Transformative. That's how the first decade of the 21st century will be known. With four key trends that seem destined to shape the nation and the world, it set the stage for a very different century.
Dial-up or DSL? As the year 2000 began, some Americans were starting to upgrade to a new technology called broadband, increasing their Internet speed seven-fold or more. How quaint that now seems.
Now, with the exponential increase in download speeds, people are using the Internet in vastly expanding ways. Many of us are barely even aware of it. We are simply "online," whether on our desktops, laptops, netbooks, iPhones, BlackBerrys, set-top TV devices or e-readers. And it's happening worldwide.
Threatening to take down one industry after another, the ever-quickening Internet has heralded the mobile generation. We get news, e-mail and text messages. We buy books, conduct research, book hotels, listen to radio stations and podcasts, and share videos, music and photos, and we do it anywhere, anytime and at less cost.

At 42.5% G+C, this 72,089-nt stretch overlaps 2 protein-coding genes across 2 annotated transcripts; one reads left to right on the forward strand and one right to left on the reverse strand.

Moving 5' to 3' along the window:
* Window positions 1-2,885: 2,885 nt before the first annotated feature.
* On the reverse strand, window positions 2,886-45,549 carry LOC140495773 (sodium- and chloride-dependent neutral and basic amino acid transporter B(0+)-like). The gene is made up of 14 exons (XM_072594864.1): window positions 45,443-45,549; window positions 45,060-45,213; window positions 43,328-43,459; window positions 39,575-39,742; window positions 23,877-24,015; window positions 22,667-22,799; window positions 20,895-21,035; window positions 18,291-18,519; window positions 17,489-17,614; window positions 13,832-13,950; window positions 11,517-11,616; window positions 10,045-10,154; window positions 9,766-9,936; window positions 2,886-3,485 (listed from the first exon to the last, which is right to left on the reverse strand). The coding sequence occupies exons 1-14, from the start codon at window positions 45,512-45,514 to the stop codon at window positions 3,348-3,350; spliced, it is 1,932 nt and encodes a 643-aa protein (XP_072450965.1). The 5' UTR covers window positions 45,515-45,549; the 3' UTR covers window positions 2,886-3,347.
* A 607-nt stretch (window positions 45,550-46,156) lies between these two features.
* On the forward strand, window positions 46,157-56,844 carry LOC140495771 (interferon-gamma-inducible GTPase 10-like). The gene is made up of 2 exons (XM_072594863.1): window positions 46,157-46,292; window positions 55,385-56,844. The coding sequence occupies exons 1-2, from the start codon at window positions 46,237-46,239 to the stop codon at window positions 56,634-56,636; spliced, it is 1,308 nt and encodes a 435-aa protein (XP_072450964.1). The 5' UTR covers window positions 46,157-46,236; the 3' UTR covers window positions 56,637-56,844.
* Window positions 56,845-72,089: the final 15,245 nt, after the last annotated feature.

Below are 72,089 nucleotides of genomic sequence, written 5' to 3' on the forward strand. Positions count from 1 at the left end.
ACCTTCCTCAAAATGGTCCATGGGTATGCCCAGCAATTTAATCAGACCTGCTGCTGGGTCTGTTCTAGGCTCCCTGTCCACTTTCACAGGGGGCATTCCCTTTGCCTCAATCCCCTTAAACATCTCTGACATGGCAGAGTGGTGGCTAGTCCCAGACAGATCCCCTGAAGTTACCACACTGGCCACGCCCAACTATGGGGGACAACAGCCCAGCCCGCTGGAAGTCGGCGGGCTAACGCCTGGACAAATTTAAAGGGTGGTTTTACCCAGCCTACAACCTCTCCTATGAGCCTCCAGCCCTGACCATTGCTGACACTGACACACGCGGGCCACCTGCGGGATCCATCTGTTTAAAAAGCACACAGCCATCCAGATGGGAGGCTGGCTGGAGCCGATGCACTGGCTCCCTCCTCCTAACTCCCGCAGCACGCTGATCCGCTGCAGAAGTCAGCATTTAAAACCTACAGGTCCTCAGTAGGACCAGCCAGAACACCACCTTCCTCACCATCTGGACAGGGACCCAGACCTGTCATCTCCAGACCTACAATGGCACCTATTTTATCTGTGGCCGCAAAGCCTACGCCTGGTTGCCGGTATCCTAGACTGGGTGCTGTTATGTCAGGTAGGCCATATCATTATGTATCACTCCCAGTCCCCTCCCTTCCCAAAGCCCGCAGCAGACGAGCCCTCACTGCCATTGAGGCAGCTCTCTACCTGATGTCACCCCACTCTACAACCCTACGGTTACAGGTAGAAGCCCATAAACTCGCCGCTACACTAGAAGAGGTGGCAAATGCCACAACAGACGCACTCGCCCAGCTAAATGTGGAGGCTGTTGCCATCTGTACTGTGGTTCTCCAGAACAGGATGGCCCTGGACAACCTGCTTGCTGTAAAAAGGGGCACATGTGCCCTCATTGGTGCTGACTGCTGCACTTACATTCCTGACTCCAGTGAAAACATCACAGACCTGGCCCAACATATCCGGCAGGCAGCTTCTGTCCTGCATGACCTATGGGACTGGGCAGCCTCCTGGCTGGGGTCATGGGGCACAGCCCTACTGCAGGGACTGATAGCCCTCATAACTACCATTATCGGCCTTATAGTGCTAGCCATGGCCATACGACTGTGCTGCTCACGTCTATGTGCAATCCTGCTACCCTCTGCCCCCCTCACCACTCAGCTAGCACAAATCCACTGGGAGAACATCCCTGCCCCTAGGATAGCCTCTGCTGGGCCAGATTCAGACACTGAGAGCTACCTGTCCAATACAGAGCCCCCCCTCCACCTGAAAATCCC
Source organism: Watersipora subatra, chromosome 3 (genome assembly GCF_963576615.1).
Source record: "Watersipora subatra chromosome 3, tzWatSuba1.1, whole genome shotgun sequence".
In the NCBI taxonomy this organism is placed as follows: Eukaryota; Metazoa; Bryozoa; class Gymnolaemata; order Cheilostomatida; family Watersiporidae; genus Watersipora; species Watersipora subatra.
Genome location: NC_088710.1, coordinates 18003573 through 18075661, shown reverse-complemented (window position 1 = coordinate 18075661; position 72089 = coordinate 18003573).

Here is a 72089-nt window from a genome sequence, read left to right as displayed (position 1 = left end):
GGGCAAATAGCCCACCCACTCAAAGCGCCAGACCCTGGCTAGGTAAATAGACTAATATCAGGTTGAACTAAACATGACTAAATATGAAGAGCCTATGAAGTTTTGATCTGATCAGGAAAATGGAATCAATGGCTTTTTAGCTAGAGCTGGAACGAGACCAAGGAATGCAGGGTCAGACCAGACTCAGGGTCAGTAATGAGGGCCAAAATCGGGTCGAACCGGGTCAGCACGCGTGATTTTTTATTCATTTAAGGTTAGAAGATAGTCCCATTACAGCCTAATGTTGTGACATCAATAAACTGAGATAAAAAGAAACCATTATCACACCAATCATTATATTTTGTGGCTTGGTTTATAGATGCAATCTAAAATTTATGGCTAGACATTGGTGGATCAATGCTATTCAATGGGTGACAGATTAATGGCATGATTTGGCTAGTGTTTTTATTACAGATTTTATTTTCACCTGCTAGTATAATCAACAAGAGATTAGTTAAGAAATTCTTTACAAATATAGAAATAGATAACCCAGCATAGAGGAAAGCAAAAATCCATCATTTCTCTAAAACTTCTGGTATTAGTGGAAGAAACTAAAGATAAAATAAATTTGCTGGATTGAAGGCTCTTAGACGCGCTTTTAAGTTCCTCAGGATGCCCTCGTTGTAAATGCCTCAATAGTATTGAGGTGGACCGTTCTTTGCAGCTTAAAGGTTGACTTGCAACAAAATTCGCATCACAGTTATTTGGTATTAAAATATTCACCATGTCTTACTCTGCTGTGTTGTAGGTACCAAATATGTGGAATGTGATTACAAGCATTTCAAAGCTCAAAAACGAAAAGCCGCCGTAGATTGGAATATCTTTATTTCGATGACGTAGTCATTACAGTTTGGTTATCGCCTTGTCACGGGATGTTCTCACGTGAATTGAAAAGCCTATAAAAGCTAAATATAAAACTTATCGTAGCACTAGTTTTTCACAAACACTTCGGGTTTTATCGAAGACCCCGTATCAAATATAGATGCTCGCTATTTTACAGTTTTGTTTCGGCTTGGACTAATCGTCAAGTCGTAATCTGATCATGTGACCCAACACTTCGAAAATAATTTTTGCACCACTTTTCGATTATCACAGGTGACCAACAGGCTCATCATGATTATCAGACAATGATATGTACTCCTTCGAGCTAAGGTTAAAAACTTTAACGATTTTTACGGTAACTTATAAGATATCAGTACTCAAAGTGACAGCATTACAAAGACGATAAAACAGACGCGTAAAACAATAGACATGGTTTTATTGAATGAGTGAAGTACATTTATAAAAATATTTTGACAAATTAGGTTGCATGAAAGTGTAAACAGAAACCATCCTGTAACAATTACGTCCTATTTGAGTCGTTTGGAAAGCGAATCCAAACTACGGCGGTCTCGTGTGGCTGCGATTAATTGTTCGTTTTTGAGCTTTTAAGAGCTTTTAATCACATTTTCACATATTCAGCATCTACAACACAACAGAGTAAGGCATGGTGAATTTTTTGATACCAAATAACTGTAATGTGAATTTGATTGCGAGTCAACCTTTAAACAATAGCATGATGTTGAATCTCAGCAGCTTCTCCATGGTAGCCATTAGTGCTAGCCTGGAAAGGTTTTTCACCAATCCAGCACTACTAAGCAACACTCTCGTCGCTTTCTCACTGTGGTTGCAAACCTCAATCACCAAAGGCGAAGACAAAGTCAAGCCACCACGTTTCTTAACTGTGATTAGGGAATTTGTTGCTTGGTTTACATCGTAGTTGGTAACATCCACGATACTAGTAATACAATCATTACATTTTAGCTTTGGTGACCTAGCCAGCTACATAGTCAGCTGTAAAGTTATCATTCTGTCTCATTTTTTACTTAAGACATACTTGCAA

The rise of social networking (Facebook has 350 million users worldwide) has spawned new ways of connecting with old friends, meeting new friends or lovers, conducting business and playing games.
Age of terrorism
As the nation and the world watched the events of Sept. 11, 2001, unfold, the notion sank in quickly that things would never be the same. The worst terrorist attack ever on American soil struck at the heart of American economic power, military power and, if not for some heroic passengers on United Flight 93, political power.
Terrorists certainly had taken aim at U.S. interests before, but never like this. Sept. 11 provided a shocking awakening that, for all its military prowess, for all its economic might, America could be hit hard by a band of Third World terrorists. Osama bin Laden became a household name.
The United States launched wars in Afghanistan and Iraq, which continue to this day. Screening lines at airports, sometimes intrusive and always inconvenient, became a permanent fixture.
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